Boston bombings terror trial begins

Kyrgyzstan-born Dzhokhar Tsarnaev, 21 (above), faces the death penalty if convicted of bombing Boston's signature race. -- PHOTO: REUTERS
Kyrgyzstan-born Dzhokhar Tsarnaev, 21 (above), faces the death penalty if convicted of bombing Boston's signature race. -- PHOTO: REUTERS

BOSTON (AFP) - Gruesome details of injuries sustained by victims of the Boston Marathon bombings were recounted to jurors on Wednesday as lawyers for the Muslim student on trial for the attack admitted he carried out the bloody assault.

Nearly two years after what was the worst attack on US soil since 9/11, Dzhokhar Tsarnaev's trial got under way in a federal court packed with victims, survivors and the media.

Prosecutors said Tsarnaev, 21, had carried out the attacks to avenge the deaths of Muslims overseas after learning how to build pressure-cooker bombs through Al-Qaeda propaganda.

The Kyrgyzstan-born US citizen faces the death penalty if convicted of the bombings which killed three people and wounded 264, on April 15, 2013.

In a dramatic opening statement by Tsarnaev's defence team, attorney Judy Clarke admitted her client had planted the bombs, telling jurors bluntly: "It was him."

"We do not and will not at any point sidestep or attempt to sidestep Dzhokhar's responsibility for his actions," she said.

She said the defence would agree with the government about much of the evidence and instead appealed on the jury to keep their hearts and minds open for the second half of the trial focused on the sentencing.

Government prosecutors, meanwhile, painted the picture of a cold, callous killer who calmy shopped for milk just 20 minutes later as paramedics battled in vain to save a mortally wounded eight-year-old boy.

Assistant US attorney William Weinreb used much of his 50-minute address to emphasise the horror unleashed when Tsarnaev and his 26-year-old brother Tamerlan allegedly planted two bombs near the race finish line.


As the jury were shown pictures of victims Krystle Marie Campbell, Lingzi Lu and Martin Richard in happier days, Weinreb described in graphic detail the injuries that saw them bleed to death on the sidewalk.

Martin was so small that the bomb damaged his entire body, exposing his ribs and organs, eviscerating his bowels and burning his skin. He lost so much blood that he had practically none left, the prosecutor said.

"The purpose of this bomb was to shred flesh, shatter bones, set people on fire," Weinreb told the court.

"The purpose was to kill and maim as many people as possible."

Tsarnaev showed no emotion as the details of his alleged crimes were read out, looking straight ahead or resting one finger against his lip, his hair a mop of dark brown unruly curls, and wearing a dark blazer and a pinstriped shirt.

Weinreb said that Tsarnaev may have lived outwardly the life of an ordinary University of Massachusetts student but "he had a side to him that he kept hidden" and was reading terrorist literature as early as 2011.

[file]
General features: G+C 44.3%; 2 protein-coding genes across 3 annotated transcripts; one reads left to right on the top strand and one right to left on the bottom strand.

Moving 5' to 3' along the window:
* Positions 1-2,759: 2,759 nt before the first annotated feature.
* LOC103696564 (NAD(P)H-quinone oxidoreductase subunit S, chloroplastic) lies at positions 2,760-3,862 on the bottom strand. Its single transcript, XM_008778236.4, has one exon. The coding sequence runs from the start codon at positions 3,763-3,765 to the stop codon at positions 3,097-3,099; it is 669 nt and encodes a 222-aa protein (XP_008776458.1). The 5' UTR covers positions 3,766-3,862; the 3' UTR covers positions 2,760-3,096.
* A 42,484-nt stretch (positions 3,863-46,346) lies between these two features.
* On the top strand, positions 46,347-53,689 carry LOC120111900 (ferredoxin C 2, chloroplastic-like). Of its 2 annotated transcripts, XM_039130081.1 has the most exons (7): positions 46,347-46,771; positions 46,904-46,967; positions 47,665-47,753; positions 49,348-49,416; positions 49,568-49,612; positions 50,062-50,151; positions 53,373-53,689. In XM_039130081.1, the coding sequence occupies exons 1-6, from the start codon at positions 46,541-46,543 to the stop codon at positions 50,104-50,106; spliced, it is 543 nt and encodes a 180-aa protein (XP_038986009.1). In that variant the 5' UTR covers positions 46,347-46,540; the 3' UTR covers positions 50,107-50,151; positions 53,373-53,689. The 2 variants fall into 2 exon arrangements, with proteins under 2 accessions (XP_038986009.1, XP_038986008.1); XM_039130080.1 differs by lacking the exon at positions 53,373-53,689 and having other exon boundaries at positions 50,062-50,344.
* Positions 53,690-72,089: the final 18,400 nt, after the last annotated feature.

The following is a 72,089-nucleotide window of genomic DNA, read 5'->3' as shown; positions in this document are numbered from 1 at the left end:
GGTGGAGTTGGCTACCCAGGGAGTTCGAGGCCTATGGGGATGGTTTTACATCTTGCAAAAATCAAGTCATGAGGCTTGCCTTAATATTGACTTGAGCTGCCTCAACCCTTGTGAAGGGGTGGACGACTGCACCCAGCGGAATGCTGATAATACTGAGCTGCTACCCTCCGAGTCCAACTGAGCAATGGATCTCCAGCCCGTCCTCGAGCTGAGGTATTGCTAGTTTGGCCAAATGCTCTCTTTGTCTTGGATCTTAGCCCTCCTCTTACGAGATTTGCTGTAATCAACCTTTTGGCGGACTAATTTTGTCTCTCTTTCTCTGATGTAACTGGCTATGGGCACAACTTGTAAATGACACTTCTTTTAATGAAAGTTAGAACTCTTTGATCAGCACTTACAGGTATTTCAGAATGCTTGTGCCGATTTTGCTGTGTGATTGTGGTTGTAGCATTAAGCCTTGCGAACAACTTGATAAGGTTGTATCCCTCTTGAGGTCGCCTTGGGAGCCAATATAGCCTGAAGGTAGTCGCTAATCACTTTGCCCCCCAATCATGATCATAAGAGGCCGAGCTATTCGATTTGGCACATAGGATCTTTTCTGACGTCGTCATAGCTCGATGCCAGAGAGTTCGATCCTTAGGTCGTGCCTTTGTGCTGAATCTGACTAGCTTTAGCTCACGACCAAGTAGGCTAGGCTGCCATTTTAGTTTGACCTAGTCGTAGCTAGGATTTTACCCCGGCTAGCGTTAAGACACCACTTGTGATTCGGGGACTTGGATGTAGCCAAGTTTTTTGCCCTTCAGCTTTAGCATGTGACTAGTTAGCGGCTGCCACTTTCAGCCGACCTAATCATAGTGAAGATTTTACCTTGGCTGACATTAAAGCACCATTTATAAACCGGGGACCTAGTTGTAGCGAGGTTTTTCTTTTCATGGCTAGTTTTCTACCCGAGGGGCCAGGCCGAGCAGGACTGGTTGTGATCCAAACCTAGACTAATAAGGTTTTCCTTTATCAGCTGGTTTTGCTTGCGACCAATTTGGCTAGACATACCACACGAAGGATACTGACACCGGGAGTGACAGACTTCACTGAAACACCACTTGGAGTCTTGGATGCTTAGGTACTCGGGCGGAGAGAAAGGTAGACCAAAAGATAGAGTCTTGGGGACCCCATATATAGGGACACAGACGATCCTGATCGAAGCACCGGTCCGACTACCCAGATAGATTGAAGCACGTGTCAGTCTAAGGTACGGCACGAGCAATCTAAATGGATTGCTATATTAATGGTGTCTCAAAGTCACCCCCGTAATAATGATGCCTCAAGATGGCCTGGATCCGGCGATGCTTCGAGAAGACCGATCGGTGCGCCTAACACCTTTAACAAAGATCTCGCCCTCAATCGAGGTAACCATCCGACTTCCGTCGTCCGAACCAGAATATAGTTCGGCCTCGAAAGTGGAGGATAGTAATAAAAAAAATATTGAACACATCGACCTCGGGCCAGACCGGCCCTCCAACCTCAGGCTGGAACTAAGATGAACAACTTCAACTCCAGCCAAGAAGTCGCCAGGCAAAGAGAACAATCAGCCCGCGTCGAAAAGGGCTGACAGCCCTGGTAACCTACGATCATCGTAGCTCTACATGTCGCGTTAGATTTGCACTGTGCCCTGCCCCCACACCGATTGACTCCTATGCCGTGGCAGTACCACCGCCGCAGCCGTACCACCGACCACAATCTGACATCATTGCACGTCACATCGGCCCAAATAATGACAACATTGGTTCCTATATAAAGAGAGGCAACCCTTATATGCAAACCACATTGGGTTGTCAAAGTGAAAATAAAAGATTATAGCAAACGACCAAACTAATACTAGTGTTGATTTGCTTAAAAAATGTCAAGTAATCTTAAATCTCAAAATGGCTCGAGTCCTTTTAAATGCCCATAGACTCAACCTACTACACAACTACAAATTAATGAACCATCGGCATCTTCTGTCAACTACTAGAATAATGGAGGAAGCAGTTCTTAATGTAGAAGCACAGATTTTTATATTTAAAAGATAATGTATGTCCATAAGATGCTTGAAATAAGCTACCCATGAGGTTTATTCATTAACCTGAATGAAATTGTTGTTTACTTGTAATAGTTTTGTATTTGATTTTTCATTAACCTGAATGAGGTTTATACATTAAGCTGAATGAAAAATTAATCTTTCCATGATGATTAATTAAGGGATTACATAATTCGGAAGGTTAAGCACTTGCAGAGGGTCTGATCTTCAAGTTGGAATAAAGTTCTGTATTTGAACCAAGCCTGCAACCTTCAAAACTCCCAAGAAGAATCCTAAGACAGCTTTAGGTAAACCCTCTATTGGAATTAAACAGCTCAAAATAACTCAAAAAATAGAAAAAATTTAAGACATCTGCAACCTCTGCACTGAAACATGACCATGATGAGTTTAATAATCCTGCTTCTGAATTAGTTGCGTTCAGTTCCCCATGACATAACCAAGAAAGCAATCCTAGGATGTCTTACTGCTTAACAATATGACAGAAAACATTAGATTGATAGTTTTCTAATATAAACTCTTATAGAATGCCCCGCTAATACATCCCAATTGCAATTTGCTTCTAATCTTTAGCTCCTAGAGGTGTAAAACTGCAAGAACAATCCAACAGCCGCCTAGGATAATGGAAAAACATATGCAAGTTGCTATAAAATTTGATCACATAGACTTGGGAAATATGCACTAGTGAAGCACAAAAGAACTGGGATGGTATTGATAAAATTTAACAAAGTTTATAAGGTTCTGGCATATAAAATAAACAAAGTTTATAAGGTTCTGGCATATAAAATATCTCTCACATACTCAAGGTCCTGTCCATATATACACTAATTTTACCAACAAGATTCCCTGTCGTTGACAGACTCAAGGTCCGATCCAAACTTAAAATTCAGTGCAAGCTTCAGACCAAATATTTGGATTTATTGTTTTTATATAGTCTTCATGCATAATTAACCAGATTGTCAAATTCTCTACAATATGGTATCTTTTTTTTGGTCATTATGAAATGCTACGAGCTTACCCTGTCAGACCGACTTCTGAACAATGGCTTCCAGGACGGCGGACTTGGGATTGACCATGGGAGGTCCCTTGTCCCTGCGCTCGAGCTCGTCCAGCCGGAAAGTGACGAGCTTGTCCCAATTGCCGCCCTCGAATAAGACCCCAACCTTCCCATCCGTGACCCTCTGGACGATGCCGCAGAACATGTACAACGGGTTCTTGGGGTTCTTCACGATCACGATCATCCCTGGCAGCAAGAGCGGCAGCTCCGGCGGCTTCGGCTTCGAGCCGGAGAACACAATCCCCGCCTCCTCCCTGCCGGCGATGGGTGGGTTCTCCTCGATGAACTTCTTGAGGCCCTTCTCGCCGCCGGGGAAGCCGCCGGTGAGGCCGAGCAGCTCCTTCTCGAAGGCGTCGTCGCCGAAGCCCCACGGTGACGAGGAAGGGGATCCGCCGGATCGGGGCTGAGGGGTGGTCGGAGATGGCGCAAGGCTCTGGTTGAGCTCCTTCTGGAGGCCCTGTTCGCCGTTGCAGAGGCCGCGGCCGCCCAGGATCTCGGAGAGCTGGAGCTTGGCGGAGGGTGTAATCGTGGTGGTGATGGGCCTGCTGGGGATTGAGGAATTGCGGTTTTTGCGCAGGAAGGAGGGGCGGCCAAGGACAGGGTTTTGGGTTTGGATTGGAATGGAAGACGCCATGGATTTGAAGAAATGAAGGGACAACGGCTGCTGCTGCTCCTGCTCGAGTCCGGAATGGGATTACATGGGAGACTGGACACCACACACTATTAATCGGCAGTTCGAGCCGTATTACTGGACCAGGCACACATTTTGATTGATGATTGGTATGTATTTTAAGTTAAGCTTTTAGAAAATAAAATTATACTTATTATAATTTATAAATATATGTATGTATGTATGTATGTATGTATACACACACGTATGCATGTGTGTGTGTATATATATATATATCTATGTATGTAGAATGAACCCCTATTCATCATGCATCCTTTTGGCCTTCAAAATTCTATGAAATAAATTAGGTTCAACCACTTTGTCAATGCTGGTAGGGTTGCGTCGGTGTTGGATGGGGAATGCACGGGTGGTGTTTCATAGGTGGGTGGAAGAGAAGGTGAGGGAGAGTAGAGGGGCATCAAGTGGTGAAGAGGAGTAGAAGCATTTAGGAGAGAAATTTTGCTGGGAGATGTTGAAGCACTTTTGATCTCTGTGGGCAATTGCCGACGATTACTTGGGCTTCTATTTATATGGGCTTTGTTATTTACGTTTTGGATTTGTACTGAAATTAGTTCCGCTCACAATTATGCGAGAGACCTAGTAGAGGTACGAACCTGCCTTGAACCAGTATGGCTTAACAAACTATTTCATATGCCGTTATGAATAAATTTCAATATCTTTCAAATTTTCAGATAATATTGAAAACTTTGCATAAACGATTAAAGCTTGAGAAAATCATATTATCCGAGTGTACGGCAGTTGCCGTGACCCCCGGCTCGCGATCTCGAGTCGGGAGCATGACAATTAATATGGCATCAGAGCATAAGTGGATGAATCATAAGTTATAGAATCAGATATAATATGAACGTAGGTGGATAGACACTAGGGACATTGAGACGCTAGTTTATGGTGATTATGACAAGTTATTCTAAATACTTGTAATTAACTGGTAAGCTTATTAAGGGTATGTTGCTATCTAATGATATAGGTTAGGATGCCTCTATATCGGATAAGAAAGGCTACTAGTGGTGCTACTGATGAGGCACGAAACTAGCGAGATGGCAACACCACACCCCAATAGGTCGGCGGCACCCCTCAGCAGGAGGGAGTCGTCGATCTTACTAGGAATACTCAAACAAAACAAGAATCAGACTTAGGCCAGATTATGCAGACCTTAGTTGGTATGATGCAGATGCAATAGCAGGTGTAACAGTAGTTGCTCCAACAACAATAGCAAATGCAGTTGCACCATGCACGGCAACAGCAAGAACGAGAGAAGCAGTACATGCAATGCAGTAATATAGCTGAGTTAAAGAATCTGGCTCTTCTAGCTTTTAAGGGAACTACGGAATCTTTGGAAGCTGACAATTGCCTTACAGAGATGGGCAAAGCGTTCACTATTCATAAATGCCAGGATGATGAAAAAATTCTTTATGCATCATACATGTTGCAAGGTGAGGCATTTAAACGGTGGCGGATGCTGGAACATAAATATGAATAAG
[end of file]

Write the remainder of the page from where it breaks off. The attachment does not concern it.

It was that literature that convinced him to kill Americans to punish them for killing Muslims overseas and to earn him a place in paradise, he said.

Inside a boat, the bolthole where he was eventually arrested four days after the attacks, Tsarnaev left a message criticising of the US government over the wars in Iraq and Afghanistan.

"Stop killing our innocent people, and we will stop," said part of the message that was read out.


An almost complete set of Al-Qaeda's English-language magazine Inspire - which taught the brothers how to make their bombs - audio lectures and songs were found on his laptop, iPod and on CDs in his car, he said.

He obtained a handgun through a friend and the brothers went to a shooting range for target practice. The day after the attacks, he again opened up Inspire on his computer.

Tsarnaev, who became a US citizen in 2012, has pleaded not guilty to 30 charges over the attacks, the subsequent killing of a police officer, a car-jacking and shootout with police while on the run.

Tamerlan was killed in the shootout, and run over by his brother who eventually surrendered on April 19 after being discovered in the boat in a suburban backyard.

Seventeen of the 30 charges against him carry the possibility of a death penalty under federal law. Massachusetts abolished the death penalty in 1984 and no one has been executed in the state since 1947.

Tsarnaev's attorney said her client had been radicalised by his elder brother.

"It was Tamerlan Tsarnaev who self-radicalised. It was Dzhokhar who followed," she said.

The jury of eight men and 10 women was sworn in Tuesday after a two-month selection process delayed by historic snowfall and repeated attempts to move the trial elsewhere, rejected by District Judge George O'Toole.

Tsarnaev moved to the United States aged eight, finished school and was a student at the University of Massachusetts Dartmouth.

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